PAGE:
Friday Five with Michael Volk of Gensler
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Los Angeles native, Michael Volk, was recently appointed Principal for Gensler’s Los Angeles office. Over 27 years of experience in design, leading, and executing architecture and urbanism projects in the U.S. and abroad have brought him to this point. An accomplished and award-winning architect and educator, today Michael shares a few of his favorite things in life in this week’s Friday Five.

I was born in Los Angeles, it is my city. And although we broke up once, our relationship reignited a few years ago, and if I do say so myself, now it’s quite hot. Because of this, it is impossible that my five favorites are anything but very L.A.-centric at the moment – how can one actually have only five favorites anyway? At the same time, I must confess that I am not too into materialism. I have evolved as a minimalist nomad who places great value on experiences. My list is slanted this way.

Photo by Craig Fineman

1. Pools by Craig Fineman
This book is amazing to me in so many ways. Those of us who grew up in the 70’s as landlocked surfers in the San Fernando Valley will understand, we were skaters that skated to emulate surfing. There was a short period of time prior to the infancy of extreme skateboarding where ‘pure’ skating was a mirror of this desire. The moves, the style, the aspiration were all based on the smooth and continuous flow of late 70’s surfing. When we discovered skating empty pools – which there were many of in the Valley – it was a revelation. It was just a short window, maybe one summer even, while we innocently carved the pools quickly but gently, like frozen waves, sometimes barely touching the coping – this all before the intensity of extreme skating that would later follow. We felt like explorers, we knew this was new territory, yet had no idea where it would take us (until we saw the Dogtown Z-boys, probably just the next year). This book captures that moment, the feeling, the purity of that small window of time – so pure, barefoot even, surfing in empty pools. I can hear the sound of those early wheels on plaster. This book is gold.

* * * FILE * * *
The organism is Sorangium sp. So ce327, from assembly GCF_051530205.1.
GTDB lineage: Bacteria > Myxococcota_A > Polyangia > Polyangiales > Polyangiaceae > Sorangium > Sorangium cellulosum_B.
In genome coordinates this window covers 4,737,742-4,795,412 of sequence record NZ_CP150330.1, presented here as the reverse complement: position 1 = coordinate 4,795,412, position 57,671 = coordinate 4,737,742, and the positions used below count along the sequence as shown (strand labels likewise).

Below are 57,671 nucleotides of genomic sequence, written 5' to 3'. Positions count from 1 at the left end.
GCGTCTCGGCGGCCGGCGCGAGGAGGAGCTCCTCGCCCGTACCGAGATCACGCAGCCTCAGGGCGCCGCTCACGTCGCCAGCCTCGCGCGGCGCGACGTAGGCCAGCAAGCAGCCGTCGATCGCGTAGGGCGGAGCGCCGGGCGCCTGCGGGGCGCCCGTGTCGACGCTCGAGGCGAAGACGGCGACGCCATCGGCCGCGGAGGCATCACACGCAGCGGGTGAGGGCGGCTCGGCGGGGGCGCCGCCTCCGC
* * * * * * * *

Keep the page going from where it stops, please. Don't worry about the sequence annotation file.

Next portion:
Photo by Catherine Opie

2. Freeways
I love the elegance, power, and systematic logic of freeways. They are majestic and they enthrall me. What will we use them for soon, our pyramids, when autos are outmoded, or too expensive to drive? Surely, they will outlast so many things. Perhaps soon they will finally become the ‘parkways’ they were once sold to us as, but now literally green belts, full of animals perhaps, connecting the dense city fabric as our only open space left. I will love them even more. Although I don’t personally own a piece from Catherine Opie’s remarkable series “Freeways” from 1994-95, they speak to my soul. Ms. Opie, if you are reading, can we talk?

Photo courtesy of NASA

3. Space Voyager 1 & 2/The Golden Record
What is more remarkable than space? Than the unknown and all-explorable? Than that which literally encompasses all space and all time? That which surely contains other universes and life forms? The answer is simply nothing. I am a NASA junkie and a space exploration fan. What is more inspiring than Voyager 1 & 2? Maybe just the Golden Record placed on Voyager 2. This is one of my top favorite things. The Time Capsule of all civilizations (that we know of). And by the way, I am waiting and hoping for a Wes Anderson NASA-based movie soon, but I digress.

Photo by David Levin; 2019 Surfline/Wavetrack, Inc.

4. Malibu Pier and Surfrider Beach
The perfect pier and the perfect wall: the Malibu Wall. Its history, vibe, the sea, low and high fidelity subcultures, sun, perfect waves – many more than five of my favorite things that I’ve listed. An early morning before daylight surf at first point on a longboard, or third point on a shortboard and a coffee on the wall afterwards is as sublime as a long hot summer day next to the lifeguard tower; my boards tucked under for shade.

5. Faema E61 S1 Legend Espresso Machine
The only material item on my list of five favorites: the Faema E61 S1 Legend Espresso Machine – glorious. I am an espresso fanatic, an Italian espresso fanatic to be precise. I abhor the American craft coffee tendency towards fruity, sour, and thin espresso. Go away, please just go away. An authentic espresso is deep, dark, and rich with perfect crema crafted from perfect dark roasted beans and prepared on one’s very own Faema E61. Making one’s own espresso is an art. It is perfection.

Kelly Beall is senior editor at Design Milk. The Pittsburgh-based graphic designer and writer has had a deep love of art and design for as long as she can remember, and enjoys sharing her finds with others. When undistracted by great art and design, she can be found making a mess in the kitchen, consuming as much information as possible, or on the couch with her three pets. Find her @designcrush on social.